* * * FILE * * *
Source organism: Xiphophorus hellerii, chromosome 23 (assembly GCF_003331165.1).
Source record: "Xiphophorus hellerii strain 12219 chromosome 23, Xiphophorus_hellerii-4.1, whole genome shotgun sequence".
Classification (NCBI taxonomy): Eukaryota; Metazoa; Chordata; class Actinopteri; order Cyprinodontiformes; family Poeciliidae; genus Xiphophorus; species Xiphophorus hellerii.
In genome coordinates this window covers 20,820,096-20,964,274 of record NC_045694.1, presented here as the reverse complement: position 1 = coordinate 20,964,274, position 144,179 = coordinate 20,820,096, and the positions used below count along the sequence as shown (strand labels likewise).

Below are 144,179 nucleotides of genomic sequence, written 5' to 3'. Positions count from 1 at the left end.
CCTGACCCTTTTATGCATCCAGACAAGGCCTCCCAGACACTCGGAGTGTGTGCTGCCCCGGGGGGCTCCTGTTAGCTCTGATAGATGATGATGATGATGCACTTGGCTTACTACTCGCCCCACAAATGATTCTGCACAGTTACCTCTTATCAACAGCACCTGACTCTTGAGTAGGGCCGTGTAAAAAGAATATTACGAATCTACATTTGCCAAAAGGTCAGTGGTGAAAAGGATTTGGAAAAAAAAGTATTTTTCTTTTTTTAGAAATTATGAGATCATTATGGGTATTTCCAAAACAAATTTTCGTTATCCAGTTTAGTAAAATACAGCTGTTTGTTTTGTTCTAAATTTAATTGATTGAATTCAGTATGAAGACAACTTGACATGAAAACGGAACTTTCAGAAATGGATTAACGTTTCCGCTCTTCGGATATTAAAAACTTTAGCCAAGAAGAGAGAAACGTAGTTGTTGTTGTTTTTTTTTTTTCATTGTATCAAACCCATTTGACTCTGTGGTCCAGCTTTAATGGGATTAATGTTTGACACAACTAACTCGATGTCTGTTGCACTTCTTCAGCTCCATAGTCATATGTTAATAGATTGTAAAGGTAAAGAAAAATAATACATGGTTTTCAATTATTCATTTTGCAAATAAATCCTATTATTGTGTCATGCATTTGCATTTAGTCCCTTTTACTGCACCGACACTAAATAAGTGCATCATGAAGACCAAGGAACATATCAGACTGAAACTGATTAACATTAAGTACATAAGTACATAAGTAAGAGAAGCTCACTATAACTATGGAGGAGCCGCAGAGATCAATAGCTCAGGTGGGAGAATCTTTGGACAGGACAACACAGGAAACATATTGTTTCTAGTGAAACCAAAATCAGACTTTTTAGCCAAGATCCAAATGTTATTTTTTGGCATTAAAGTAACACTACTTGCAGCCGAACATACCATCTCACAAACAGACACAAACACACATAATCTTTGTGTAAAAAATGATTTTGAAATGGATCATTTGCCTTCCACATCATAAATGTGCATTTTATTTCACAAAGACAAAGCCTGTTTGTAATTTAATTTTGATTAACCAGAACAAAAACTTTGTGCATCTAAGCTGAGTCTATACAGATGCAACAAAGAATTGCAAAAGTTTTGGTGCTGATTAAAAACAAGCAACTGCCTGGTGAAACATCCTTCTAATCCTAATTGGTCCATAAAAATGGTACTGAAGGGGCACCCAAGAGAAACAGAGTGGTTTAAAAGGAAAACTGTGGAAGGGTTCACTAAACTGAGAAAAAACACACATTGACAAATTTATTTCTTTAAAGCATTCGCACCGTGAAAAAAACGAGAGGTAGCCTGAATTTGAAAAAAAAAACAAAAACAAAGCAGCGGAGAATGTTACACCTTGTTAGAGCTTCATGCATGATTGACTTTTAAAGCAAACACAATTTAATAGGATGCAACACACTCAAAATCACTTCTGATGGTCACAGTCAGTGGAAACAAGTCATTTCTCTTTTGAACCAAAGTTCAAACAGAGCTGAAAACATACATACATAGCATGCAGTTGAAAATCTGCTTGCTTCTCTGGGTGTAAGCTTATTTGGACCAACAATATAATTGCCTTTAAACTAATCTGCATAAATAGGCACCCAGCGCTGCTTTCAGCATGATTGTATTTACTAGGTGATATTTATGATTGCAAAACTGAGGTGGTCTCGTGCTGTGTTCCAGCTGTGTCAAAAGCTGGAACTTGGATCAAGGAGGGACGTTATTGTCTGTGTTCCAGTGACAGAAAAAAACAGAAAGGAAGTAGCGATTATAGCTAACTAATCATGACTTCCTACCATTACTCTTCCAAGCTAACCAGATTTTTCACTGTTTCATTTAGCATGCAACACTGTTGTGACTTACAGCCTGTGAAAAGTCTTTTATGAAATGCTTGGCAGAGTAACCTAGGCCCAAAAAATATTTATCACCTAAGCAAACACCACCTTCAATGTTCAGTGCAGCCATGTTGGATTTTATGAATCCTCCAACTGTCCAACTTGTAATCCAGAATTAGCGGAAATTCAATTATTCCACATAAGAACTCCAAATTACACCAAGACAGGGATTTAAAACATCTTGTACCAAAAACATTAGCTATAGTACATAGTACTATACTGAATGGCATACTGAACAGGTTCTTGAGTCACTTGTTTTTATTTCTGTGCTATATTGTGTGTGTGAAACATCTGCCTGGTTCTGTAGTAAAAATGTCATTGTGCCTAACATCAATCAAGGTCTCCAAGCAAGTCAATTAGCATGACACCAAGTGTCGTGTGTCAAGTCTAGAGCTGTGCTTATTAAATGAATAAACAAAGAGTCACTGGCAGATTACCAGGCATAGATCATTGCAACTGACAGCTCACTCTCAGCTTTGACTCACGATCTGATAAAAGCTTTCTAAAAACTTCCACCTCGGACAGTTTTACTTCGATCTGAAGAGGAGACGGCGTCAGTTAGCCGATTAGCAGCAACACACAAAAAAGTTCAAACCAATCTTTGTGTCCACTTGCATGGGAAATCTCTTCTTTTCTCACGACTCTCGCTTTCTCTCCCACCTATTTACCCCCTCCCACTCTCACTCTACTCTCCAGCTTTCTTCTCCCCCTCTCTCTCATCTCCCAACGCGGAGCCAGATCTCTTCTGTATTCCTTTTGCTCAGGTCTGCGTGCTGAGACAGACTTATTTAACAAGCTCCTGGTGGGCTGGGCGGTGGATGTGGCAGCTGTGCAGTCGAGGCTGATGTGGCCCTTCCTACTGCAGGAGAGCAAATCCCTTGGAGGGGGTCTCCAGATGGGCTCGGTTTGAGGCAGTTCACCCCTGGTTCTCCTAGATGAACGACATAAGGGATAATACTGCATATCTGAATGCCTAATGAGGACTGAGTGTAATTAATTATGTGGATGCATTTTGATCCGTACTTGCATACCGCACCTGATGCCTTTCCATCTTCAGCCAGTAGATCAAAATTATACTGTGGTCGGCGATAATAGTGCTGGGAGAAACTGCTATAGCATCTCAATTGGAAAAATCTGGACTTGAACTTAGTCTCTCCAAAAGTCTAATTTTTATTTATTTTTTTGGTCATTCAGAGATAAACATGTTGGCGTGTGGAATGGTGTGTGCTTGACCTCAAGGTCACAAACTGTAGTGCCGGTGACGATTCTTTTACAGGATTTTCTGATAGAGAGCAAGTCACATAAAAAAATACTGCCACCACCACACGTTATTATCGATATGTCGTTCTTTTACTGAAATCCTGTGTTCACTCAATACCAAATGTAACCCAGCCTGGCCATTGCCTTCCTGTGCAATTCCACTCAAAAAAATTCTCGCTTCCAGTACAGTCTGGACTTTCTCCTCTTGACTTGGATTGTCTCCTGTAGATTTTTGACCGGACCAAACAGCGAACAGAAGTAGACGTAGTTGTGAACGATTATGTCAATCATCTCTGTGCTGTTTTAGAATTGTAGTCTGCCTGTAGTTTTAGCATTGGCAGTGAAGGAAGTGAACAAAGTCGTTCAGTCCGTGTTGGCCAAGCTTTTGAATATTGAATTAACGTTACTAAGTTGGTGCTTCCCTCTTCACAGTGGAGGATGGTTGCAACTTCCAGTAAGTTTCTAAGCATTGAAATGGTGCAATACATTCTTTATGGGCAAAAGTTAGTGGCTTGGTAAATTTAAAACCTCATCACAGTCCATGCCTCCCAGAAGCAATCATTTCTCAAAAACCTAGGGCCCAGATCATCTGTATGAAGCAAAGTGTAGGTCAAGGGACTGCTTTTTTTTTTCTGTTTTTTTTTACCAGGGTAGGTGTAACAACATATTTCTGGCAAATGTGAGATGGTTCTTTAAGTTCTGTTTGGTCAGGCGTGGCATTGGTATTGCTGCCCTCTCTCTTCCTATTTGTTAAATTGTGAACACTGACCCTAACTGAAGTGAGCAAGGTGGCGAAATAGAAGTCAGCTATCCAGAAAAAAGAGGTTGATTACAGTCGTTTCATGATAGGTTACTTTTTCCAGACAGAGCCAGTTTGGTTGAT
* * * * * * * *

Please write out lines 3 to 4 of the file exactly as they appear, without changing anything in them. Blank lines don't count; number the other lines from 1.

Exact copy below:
Classification (NCBI taxonomy): Eukaryota; Metazoa; Chordata; class Actinopteri; order Cyprinodontiformes; family Poeciliidae; genus Xiphophorus; species Xiphophorus hellerii.
In genome coordinates this window covers 20,820,096-20,964,274 of record NC_045694.1, presented here as the reverse complement: position 1 = coordinate 20,964,274, position 144,179 = coordinate 20,820,096, and the positions used below count along the sequence as shown (strand labels likewise).